Isabel Allende


"Zorro"

(Reviewed by Jana L. Perskie JUN 12, 2005)

"Escalante's secret society was one of many in Europe during that time. It had been founded two hundred years earlier in reaction to the power of the Inquisition, the fearsome arm of the Church that since the sixteenth century had labored to defend the spiritual unity of Catholics by persecuting Jews, Lutherans, heretics, sodomites, blasphemers, sorcerers, seers, devil worshipers, warlocks and witches, astrologers, and alchemists, as well as anyone who read banned books. The wealth of the condemned passed into the hands of their accusers, so that many victims burned at the stake because they were wealthy, not for any other reason. For more than three hundred years of religious fervor, the people celebrated auto-da-fe, cruel orgies of public executions, but in the eighteenth century the strength of the Inquisition had begun to wane. The trials continued for a while, but behind closed doors, until the entire institution was abolished. The work of "La Justicia" had been to save the accused, smuggling them out of the country when possible and helping them to begin a new life elsewhere....During the period when Manuel Escalante recruited Diego, the orientation of La Justicia had changed; it combated not only religious fanaticism but other forms of oppression as well, such as that of the French in Spain and of slavery in foreign lands. La Justicia was a hierarchical organization with a military discipline in which women had no place. Each step of the initiation had its colors and symbols, the ceremonies were held in secret places, and the only way to be admitted was through another member who acted as sponsor. The participants swore to pledge their lives to the noble causes embraced by La Justicia, never to accept payment for their services, to keep their secret at any price, and to obey the orders of their superiors."

"Manuel Escalante had no difficulty convincing Diego de la Vega to stand as a candidate for membership in La Justicia. Mystery and adventure were irresistible temptations for Diego: his only uncertainty had to do with the clause about blind obedience, but after he was convinced that no one would order him to do anything against his principles, he overcame that stumbling block."


Historically, whenever and wherever oppression exists, the people who are subject to it look for a heroic figure to defend them and to punish their persecutors. Such a paladin was Robin Hood, another is the legendary Zorro. One of my favorite authors, Isabel Allende, has reached deep into her ample well of talent and brought forth a hero who is more human than demigod. She has breathed fresh life into the Zorro of myth, and gifted him with a heart, a soul, a good mind, an indomitable spirit and human fallibilities. This beautifully told tale of adventure and classical romance is chock-full of swashbuckling swordplay, ocean voyages, pirate attacks, Native American lore and rites, detailed fencing episodes, social injustice, secret underground societies, evil villains, duels at dawn, damsels in distress, unrequited love, gypsy camps, noble drawing rooms, drama, rollicking humor, vivid characters, tremendous energy...and so much more. The story's narrator is even a mystery person whose identity is not revealed until the conclusion. Ms. Allende's Zorro is a glorious literary adventure which will provide hours of entertainment for young and old alike.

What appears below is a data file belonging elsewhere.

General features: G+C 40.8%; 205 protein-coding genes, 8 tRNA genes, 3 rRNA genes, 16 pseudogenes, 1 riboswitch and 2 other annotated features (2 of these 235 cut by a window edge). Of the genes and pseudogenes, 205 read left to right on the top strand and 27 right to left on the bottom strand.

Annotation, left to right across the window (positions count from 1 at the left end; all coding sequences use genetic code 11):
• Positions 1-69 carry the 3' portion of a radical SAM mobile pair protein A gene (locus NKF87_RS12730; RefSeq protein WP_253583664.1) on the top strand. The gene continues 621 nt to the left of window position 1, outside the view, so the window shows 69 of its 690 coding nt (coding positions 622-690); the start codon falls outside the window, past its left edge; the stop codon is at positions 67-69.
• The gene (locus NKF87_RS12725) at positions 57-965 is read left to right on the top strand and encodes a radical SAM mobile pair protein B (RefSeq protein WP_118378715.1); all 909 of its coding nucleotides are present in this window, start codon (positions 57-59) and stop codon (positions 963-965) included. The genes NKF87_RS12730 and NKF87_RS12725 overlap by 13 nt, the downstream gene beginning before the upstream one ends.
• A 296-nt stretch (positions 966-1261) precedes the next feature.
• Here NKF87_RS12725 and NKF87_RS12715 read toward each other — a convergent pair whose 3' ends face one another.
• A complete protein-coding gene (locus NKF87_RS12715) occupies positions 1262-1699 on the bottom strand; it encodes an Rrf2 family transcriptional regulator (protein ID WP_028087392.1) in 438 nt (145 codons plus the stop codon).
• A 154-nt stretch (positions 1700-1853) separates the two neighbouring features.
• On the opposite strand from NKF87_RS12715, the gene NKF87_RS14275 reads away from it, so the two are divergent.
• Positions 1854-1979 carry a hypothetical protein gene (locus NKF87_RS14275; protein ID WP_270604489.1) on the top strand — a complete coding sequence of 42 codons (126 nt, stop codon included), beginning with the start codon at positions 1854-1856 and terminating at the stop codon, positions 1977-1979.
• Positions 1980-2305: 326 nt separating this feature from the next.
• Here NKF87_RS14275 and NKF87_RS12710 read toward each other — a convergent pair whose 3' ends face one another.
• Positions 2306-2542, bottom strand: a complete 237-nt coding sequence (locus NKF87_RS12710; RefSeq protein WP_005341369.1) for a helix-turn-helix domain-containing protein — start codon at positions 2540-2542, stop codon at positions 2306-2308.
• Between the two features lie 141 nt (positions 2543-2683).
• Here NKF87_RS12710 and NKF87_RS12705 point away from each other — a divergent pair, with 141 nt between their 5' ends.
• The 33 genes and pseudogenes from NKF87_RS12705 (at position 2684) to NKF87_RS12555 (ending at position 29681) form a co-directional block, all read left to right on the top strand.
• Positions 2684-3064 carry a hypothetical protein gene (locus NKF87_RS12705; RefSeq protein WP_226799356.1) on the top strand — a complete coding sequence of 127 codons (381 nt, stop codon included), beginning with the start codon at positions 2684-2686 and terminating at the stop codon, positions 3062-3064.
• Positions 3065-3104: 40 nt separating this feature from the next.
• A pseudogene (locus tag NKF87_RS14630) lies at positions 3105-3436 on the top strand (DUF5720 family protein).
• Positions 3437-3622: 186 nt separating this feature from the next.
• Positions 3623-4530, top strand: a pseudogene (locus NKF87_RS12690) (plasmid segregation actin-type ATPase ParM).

Don Diego de la Vega was born in Alto, California at the end of the 18th century to a Spanish aristocrat, and the daughter of a Shoshone shaman and a Hispanic soldier turned deserter. Diego is raised alongside Bernardo, the son of his Indian wet nurse, and the two milk brothers remain inseparable throughout their lives. Although born into privilege, Diego becomes aware of social injustice at a very early age because of his mestizo blood and his bonds of friendship and brotherhood with Bernardo. European settlers continually perpetrate acts of violence against the Native American population and the two boys are helpless to come to the defense of their people.